Thousand of protesters around the world, including hundreds in some of Canada's major cities, protested Saturday against Israeli military action in Gaza. Thousands of Pro-Palestinian protesters took to the streets of numerous European cities, including London and Paris, to demand an immediate end to the conflict.
Hundreds of protesters for and against the offensive also faced off in two Israeli cities, Haifa and Tel Aviv, while In Paris police clashed with thousands of protesters who defied a ban on a demonstration.
The protests were on the second day of an Israeli ground offensive that saw the death toll in Gaza top 330 people.
In Toronto, demonstrators held signs with slogans like "Gaza needs more than our prayers," chanting "free, free Palestine," across the street from the Israeli Consulate.
'We're here to raise our voices and say Israel must be pressured," she said, adding that protesters are calling for sanctions.' - Toronto protest organizer Hind Awwad
Organizer Hind Awwad said the rally was drawing attention to what she calls "Israel's ongoing aggression."
She said the Harper government's "unwavering support" of Israel amounts to complicity in "crimes in the Gaza Strip."
"We're here to raise our voices and say Israel must be pressured," she said, adding that protesters are calling for sanctions.
Aidan Macdonald, who is also an organizer with the Coalition Against Israeli Apartheid, said the goal was to "express solidarity" with Palestinians.
In Montreal, several hundred people marched through the streets in the city's north end to denounce the attacks.
Jaoudat Abouazza, who emigrated from the West Bank in 1977 and still has family throughout the region, said it's been harrowing watching the tragedy unfold.
"We want peace. We need peace," said Abouazza, who came to the protest with his wife and three children.
Tempers briefly flared at the protest after a woman showed up waving a small Israeli flag.
Terri Allister, a Jewish Montrealer, told demonstrators and reporters that Israel "had the right to defend itself."
There was a similarly tense scene in Calgary on Friday evening, where a group of Israel supporters showed up at a pro-Palestinian rally and a fight broke out.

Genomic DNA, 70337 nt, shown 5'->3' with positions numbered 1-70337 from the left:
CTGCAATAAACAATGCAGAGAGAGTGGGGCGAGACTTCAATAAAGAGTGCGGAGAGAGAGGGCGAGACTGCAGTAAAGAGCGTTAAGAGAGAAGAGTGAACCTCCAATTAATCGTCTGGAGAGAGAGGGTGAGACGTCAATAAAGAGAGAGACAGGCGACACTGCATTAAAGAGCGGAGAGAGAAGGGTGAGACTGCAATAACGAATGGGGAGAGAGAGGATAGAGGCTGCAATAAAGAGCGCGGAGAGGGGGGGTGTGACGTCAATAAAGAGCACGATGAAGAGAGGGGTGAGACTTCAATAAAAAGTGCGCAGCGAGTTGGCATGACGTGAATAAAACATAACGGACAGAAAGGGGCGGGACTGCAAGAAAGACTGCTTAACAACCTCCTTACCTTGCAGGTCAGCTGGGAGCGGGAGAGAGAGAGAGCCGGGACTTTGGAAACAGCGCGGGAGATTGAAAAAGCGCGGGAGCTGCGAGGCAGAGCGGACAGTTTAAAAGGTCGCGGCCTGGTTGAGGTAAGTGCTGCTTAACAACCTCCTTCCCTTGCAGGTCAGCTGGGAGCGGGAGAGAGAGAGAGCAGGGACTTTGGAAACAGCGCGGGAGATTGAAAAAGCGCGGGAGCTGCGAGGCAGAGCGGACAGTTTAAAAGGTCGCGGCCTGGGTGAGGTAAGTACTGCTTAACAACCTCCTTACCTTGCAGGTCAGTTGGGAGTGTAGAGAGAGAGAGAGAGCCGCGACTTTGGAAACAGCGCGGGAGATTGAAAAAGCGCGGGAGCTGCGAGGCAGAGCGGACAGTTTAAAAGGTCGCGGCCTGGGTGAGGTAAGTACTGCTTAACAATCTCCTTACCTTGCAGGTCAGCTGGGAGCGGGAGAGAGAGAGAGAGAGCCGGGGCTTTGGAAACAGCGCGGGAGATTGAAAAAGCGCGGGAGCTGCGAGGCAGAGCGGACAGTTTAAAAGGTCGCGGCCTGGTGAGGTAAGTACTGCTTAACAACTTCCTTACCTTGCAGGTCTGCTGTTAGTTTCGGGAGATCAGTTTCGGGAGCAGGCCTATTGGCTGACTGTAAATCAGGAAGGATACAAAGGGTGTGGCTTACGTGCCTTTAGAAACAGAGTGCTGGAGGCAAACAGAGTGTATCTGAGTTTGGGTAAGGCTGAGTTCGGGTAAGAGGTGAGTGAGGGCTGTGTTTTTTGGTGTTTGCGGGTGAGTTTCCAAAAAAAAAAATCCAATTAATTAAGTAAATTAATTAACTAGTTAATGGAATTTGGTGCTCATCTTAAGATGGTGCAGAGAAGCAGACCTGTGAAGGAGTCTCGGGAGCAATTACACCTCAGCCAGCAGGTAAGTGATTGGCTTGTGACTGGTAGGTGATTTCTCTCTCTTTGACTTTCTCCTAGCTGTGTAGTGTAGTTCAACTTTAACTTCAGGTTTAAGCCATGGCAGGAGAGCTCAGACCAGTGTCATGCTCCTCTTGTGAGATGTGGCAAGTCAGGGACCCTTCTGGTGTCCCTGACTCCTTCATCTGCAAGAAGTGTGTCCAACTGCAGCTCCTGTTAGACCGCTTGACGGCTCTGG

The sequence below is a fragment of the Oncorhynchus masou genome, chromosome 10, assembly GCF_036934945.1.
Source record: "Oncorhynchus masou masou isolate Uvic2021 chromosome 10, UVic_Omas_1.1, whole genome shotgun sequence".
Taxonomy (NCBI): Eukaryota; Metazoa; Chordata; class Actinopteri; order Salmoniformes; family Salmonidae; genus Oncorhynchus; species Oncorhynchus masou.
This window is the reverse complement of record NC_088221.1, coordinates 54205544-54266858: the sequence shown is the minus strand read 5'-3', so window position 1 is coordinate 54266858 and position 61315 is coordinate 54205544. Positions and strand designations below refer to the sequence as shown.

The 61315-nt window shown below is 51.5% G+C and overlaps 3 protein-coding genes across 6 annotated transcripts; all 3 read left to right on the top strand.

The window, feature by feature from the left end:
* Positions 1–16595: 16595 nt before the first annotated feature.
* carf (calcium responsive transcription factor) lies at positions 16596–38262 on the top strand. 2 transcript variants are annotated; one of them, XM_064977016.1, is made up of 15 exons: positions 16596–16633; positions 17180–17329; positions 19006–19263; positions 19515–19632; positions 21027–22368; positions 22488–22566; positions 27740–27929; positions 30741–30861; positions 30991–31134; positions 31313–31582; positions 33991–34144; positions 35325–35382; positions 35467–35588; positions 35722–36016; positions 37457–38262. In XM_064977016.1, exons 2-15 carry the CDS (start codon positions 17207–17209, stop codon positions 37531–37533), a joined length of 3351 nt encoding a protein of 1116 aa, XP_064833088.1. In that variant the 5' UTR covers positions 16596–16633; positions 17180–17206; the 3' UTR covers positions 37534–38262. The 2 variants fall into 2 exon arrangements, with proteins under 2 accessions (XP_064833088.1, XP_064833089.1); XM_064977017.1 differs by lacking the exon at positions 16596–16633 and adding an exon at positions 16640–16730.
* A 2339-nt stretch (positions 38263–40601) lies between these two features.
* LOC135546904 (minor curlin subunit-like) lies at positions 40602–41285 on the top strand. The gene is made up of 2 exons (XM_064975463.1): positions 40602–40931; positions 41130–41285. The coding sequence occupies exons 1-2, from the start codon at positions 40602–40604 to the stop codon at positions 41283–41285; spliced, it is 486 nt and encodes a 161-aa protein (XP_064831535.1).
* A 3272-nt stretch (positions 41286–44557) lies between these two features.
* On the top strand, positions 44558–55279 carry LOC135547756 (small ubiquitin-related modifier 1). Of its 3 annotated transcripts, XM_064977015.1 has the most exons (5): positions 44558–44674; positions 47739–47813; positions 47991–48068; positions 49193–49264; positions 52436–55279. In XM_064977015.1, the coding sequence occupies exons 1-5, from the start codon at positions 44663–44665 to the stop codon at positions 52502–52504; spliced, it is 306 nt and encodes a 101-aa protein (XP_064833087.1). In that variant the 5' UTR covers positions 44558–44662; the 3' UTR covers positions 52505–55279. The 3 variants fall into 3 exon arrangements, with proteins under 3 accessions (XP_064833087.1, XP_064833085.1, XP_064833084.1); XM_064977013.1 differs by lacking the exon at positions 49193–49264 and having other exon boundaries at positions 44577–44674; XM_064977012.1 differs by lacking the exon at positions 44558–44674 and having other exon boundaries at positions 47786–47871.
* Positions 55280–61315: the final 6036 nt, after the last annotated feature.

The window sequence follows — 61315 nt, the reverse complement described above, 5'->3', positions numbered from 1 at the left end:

The Israeli military has said it has severely diminished the arsenal of Hamas, the Islamic militant group ruling Gaza, but accuses militants of continuing to fire rockets.
In Paris, more than 30 people were arrested after police clashed with thousands of pro-Palestinian protesters who defied a ban on a Paris demonstration over the Israeli offensive. It wasn't immediately clear if there were injuries.
Some protesters threw stones and other objects at riot police, who responded with tear gas in an hours-long confrontation in a working class neighbuorhood, which had been designated as the starting point of the banned march.
Hundreds of riot police stopped the protesters from marching, but several demonstrators climbed onto a building under construction and burned an Israeli flag. Others waved a Palestinian flag from atop a street sign.
The protest degenerated into running battles with police, and at least 33 protesters were arrested, a figure likely to increase, police said.
French authorities had banned the planned pro-Palestinian march after a protest on July 13 turned violent, with two synagogues attacked.
A group of protesters dispersed by the tear gas still managed to hang banners reading "Palestine Will Live" and "Israel Assassins" in front of Montmartre's famed basilica.
Fighting in the Middle East has enflamed tensions in France, home to Western Europe's largest Muslim and Jewish populations. Foreign Minister Laurent Fabius was in the Mideast on Saturday in a bid to help open the way to a ceasefire between Israel and Hamas, the Islamic militant group which runs the Gaza Strip.
Also on Saturday in Europe, pro-Palestinian demonstrators in central London marched from Downing Street to the Israeli Embassy, carrying banners calling for an end to the conflict.